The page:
Each primer product was identified via melting curve analysis. The temperature conditions of the amplification process are as follows. Cycle 1, 95℃ for 3 minutes; cycle 2 (50 cycles; step 1, 95℃ for 10 seconds; step 2, 55℃ for 45 seconds); cycle 3, 95℃ for 1 minute; cycle 4, 55℃ for 1 minute; cycle 5 (80 cycles; step 1, 55℃ for 10 seconds; step 2, increase set point temperature after 2nd cycle by 0.5℃). Each mRNA level was calculated using the 2-ΔCt method based on the Ct value using β-actin as the reference housekeeping gene.

Western blot

Sodium dodecyl sulfate polyacrylamide gel electrophoresis was performed with 10%-15% sodium dodecyl sulfate-polyacrylamide gel and 50 µg of cell lysate was loaded in each well. After electrophoresis, the cells were electro-transferred to Immobilon-P transfer membrane (Millipore, Billerica, MA, USA) under 200 mA for 2 hours. Three percent of BSA (AMRESCO, Solon, OH, USA) was used to inhibit nonspecific binding. After that, the primary antibody was added, reacted at room temperature for 1 hour, washed and secondary antibody was used. One of the ECL peroxidase-labeled anti-rabbit (Amersham, Piscataway, NJ, USA) or ECL peroxidase-labeled anti-mouse (Amersham) was selected for the primary antibody host, and then sensitized using Amersham ECL Western Blotting Detection Reagents (Amersham).

Induction of oxidative stress and evaluation of cell survival

The differentiated RGC-5 cells were treated with H2O2 (800 µM) for 24 hours to induce oxidative stress. Cell viability was assessed using lactate dehydrogenase (LDH) assay. The amount of LDH was measured via colorimetric assay (Calbiochem-Novabiochem, San Diego, CA, USA), and whole cells were frozen. In comparison with the amount of LDH measured after death, the degree of destruction was evaluated. Serial dilutions of commercially available bevacizumab (Avastin; Genentech, San Francisco, CA, USA) were performed to obtain treatment concentrations of 0.01, 0.1, and 1 mg/mL.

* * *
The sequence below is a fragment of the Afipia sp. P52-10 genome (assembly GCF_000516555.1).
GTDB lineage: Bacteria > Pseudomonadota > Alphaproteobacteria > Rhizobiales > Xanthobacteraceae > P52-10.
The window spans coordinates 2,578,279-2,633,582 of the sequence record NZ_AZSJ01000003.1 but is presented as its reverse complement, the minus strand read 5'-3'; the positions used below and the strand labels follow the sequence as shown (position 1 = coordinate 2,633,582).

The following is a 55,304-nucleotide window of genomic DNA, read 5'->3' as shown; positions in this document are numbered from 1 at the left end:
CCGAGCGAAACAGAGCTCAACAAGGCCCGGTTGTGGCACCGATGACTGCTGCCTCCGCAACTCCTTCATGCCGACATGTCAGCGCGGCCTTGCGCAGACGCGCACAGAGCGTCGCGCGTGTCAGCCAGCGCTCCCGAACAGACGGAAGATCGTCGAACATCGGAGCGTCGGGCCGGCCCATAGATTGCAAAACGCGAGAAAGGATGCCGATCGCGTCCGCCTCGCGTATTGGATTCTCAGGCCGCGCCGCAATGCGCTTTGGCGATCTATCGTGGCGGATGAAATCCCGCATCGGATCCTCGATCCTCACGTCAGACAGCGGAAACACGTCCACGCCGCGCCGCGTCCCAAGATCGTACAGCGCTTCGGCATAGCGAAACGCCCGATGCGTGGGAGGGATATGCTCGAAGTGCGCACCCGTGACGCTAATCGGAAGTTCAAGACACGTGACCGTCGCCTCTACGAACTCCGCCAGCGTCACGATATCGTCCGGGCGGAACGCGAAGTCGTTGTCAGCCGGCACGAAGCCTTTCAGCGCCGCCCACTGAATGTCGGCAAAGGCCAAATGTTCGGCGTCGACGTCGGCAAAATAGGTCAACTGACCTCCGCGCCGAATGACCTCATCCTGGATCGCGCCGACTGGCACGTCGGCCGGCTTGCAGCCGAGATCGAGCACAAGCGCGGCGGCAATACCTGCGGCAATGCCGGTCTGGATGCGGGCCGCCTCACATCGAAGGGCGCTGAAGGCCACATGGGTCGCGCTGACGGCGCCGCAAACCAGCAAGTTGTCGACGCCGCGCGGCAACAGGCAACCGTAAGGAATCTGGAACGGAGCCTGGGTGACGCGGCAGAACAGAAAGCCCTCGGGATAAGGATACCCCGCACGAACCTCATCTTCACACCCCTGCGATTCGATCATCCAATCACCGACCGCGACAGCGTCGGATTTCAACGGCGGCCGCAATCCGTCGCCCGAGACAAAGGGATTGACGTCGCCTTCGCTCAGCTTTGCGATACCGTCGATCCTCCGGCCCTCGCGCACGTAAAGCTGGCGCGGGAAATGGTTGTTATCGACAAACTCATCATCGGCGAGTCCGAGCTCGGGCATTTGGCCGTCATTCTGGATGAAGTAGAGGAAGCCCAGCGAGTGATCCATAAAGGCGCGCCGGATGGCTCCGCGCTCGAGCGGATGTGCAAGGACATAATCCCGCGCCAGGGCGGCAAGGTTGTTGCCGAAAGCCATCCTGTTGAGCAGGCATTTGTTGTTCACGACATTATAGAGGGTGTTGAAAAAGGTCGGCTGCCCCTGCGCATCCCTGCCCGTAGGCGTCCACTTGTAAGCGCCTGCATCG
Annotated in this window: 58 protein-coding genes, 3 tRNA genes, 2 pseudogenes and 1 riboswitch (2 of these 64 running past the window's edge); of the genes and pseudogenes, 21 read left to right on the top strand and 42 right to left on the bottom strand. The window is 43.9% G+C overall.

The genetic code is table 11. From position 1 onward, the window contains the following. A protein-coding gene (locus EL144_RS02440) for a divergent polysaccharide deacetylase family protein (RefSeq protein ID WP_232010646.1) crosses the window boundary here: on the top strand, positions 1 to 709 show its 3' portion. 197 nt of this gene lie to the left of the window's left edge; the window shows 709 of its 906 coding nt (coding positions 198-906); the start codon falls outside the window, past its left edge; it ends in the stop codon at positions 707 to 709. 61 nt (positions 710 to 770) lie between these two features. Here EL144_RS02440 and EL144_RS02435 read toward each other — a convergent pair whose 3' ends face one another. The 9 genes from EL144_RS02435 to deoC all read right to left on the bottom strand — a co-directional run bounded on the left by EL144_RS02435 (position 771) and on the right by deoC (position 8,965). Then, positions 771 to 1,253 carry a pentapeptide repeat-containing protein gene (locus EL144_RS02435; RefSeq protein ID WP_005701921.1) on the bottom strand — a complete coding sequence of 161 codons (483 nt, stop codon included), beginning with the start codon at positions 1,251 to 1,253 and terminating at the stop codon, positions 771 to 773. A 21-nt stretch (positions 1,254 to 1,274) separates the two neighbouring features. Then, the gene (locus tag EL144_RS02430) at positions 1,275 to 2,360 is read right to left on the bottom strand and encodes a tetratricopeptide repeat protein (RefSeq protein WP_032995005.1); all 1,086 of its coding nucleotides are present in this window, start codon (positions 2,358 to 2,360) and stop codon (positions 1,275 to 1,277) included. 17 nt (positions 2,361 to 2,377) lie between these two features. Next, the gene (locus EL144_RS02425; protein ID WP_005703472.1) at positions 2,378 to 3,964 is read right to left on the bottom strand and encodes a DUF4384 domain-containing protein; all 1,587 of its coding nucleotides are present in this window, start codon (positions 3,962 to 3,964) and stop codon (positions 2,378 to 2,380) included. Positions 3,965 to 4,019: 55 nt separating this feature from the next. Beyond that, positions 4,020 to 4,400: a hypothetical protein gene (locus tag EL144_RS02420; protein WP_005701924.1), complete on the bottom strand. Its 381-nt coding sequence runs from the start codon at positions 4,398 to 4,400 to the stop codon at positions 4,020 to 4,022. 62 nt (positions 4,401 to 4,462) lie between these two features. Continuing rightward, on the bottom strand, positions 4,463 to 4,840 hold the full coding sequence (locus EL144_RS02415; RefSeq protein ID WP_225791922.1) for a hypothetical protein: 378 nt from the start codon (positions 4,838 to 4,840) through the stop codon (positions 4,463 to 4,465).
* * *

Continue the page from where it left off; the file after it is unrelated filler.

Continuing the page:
Statistical analysis

Data are expressed as the mean ± standard deviation of at least three different experiments performed from separate cell preparations, and at least triplicate determinations were performed for each experiment. Statistical tests to determine the difference between groups were performed by Mann-Whitney U-test using SPSS ver. 18.0 (SPSS Inc., Chicago, IL, USA). A p-value of less than 0.05 was considered statistically significant.